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We’re in the mist of The Great Resignation. Employers are seeking creative new ways to retain and engage their talent. Some employers are handing out larger raises than in the past. Talent shortages are creating opportunities for leaders to step up.
How might you make the most of this opportunity?
How might you avoid shooting yourself in the foot?
As purveyor of effective goal planning for over two decades, I am more aware than most folks about how goal setting is used and misused. When I recently discovered the term “Anti-Goals”, my curiosity peaked. Is this backlash for pursing goals?
I’ve discovered and documented some really good reasons for people to sour on the idea of goal setting. Here are three examples of how and when using goal setting as a leadership tool can fail.
Most citizens of the world have experienced two of the most disruptive two years we can remember. The result is the proliferation of FUD: Fear, Uncertainty and Doubt. In the presence of FUD, it’s all too easy to become self absorbed with our own challenges. And thereby easy to dismiss those of others.
On a scale of 1 to 10, how would you rate your level of extroversion?
If you gave yourself an extrovert rating of 7 or higher…
* You are more likely than most to experience conflict when interacting with the more introverted people in your workplace
* To effectively lead these folks, you will be more effective by adapting your approach.
I once had a new coaching client begin our engagement with this intriguing request. “I don’t want this to get touchy-feely.”
On the surface, this is a potential challenge for a leadership coach. One of the most important aspects of a coach-client relationship is connection. Does connection require getting touchy-feely? It depends on what that term really means to the person making request. There are similarities between a coach’s role and a leader’s role. So let’s take a closer look at the possible rewards and consequences with a touchy-feely approach to communication.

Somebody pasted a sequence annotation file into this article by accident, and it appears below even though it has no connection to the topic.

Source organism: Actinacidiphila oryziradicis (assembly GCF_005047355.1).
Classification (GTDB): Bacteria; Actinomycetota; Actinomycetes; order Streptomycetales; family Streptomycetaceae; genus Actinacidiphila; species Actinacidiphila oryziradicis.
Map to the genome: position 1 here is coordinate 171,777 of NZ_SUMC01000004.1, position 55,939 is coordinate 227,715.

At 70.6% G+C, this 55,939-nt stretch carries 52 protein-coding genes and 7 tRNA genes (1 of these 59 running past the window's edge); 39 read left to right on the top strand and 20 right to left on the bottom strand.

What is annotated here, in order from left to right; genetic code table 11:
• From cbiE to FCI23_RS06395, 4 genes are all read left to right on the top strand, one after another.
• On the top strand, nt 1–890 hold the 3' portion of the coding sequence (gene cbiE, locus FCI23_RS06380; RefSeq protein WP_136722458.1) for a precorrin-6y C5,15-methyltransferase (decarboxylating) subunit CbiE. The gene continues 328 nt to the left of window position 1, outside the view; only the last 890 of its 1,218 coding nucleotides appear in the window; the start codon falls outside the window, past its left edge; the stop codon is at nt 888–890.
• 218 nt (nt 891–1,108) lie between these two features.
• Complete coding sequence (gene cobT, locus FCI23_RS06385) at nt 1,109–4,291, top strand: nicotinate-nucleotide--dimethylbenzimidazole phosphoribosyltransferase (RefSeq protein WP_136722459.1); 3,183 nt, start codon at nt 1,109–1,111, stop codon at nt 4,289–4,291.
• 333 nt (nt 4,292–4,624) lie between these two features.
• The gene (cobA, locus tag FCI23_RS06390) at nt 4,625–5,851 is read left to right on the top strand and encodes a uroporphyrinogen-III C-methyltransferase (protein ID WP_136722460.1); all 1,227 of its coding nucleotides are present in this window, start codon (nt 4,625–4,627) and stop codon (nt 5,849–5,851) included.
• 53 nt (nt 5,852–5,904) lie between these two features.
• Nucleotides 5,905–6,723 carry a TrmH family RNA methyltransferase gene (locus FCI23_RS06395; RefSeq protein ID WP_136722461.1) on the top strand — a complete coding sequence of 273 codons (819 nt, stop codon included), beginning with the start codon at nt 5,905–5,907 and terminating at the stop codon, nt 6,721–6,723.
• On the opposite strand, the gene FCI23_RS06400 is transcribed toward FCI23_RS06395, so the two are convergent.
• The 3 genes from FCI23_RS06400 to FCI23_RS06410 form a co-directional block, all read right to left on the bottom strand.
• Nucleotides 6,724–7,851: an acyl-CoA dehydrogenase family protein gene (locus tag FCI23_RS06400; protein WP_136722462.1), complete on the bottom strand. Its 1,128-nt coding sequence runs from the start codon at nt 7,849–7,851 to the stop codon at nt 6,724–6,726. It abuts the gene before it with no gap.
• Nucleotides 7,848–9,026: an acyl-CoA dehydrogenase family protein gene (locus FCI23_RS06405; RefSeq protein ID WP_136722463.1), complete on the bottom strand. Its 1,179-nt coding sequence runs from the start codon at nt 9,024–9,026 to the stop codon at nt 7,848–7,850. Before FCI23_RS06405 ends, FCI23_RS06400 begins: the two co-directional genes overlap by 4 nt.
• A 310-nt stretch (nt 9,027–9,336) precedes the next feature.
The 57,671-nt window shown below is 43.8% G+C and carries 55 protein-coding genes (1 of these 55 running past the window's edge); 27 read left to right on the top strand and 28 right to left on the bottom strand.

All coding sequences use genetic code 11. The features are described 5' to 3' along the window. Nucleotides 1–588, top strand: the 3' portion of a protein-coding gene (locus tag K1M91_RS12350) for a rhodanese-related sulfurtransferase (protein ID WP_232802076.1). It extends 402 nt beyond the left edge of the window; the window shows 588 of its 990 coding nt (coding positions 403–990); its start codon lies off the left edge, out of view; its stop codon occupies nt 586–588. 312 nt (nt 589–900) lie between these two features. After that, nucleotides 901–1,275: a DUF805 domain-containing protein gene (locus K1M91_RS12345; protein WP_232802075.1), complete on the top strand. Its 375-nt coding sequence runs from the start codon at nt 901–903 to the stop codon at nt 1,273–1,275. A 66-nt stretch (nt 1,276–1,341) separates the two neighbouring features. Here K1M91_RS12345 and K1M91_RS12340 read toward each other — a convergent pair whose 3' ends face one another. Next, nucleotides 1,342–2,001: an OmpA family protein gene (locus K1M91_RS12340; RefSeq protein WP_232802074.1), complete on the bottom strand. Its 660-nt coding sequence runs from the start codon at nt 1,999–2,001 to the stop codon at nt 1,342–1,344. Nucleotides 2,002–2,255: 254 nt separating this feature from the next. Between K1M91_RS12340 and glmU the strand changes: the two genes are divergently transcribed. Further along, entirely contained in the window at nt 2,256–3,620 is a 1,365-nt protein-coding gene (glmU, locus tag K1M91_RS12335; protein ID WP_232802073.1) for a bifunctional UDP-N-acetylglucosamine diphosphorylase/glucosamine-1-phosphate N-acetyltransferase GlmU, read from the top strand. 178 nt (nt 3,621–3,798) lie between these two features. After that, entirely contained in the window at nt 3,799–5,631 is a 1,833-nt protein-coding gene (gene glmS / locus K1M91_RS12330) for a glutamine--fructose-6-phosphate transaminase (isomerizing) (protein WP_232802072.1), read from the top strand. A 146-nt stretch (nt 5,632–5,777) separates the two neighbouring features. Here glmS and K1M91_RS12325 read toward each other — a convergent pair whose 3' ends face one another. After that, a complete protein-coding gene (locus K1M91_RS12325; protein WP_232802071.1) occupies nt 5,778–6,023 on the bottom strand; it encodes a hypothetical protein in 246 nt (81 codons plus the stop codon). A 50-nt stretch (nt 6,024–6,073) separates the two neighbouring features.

We likely agree that integrity is a critical leadership trait. With your reputation on the line, I would argue that a leader’s integrity is so important that it needs to be defended whenever it’s threatened or challenged. As a leader, your integrity is judged on your ability to both make and keep your promises.
My 2020 Lemonade: I’m extremely fortunate. I would describe the year as an opportunistic adventure. My friends and family have stayed healthy and safe. I know I’m in the minority when I share that I’ve had a really great year. I’m aware of my fortuitous status. So I’m compelled to share my recipe for 2020 lemonade.
While it may be true that you shouldn’t judge a book by its cover. The truth is that we not only judge books, we also judge people. It may seem superficial, but we all make snap judgements based on experiences, sights and sounds. When you show up for a virtual meeting, you’re being judged by your non verbal communication. If you want others to respect your ideas, you need to look and sound like a person worthy of that respect.
Without warning, the events of 2020 challenged our resiliency. We’ve all temporarily lost much of life that we took for granted. Then we discovered the temporary conditions would longer than expected to go away. This required us to summon even more resiliency. The challenge intensified. How do we get more resiliency? The answer lies in the celebration of Thanksgiving.
When it comes to effective decision making, there’s no substitute for being informed. At the same time, we’re living in the information age. We’re more likely to have too much data than too little. What’s a leader to do to discover what’s really going on? I have eight recommendations including a simple magic word.
What are “Triggers”?
There’s no denying it. We all have events that can lead to a reaction. In psychology a trigger is a stimulus; a reminder of a past experience strong enough to generate a reaction. It can be sensory; smell, a sound, an image or just familiar words. When stimulation action occurs with potential for unintended consequences.
Many of us suddenly have more time. Time is the scarcest of all resources. Count your blessings, assuming you’re healthy. We all realize that the future will be different. How? We can’t be certain. But there are degrees of uncertainty. Leaders are not completely in the dark. We’re getting plenty of clues about what lies ahead. Here are some examples:
As you seek to become more of a leader and less a manager, how will your conversations need to change? You will need to speak less of what needs to be done and how to do it. Instead, speak more about why. In the words of acclaimed author and executive coach Marshall Goldsmith:
“What Got You Here, Won’t Get You There”
Gaining Proficiency: Our days are filled with countless routine tasks and activities that we successfully complete with little thought and low awareness. After lots of repetition, we can become so proficient, we’re able to simply “go because we know.” Your proficiency only happens after repetitive practice.
What are some new skills or behaviors you’d like to develop? Have you considered what’s involved in getting to the point where you’ve truly become proficient? The Law of Proficiency applies to every skill you’ve developed. And every one you’ll need or want to have.
Let’s agree that our ability to effectively convey our personal feelings at the right time and place is important for building relationships and influencing others. Consider your current level of interpersonal skills.
How would you rate your ability to convey or express sympathy, empathy and compassion?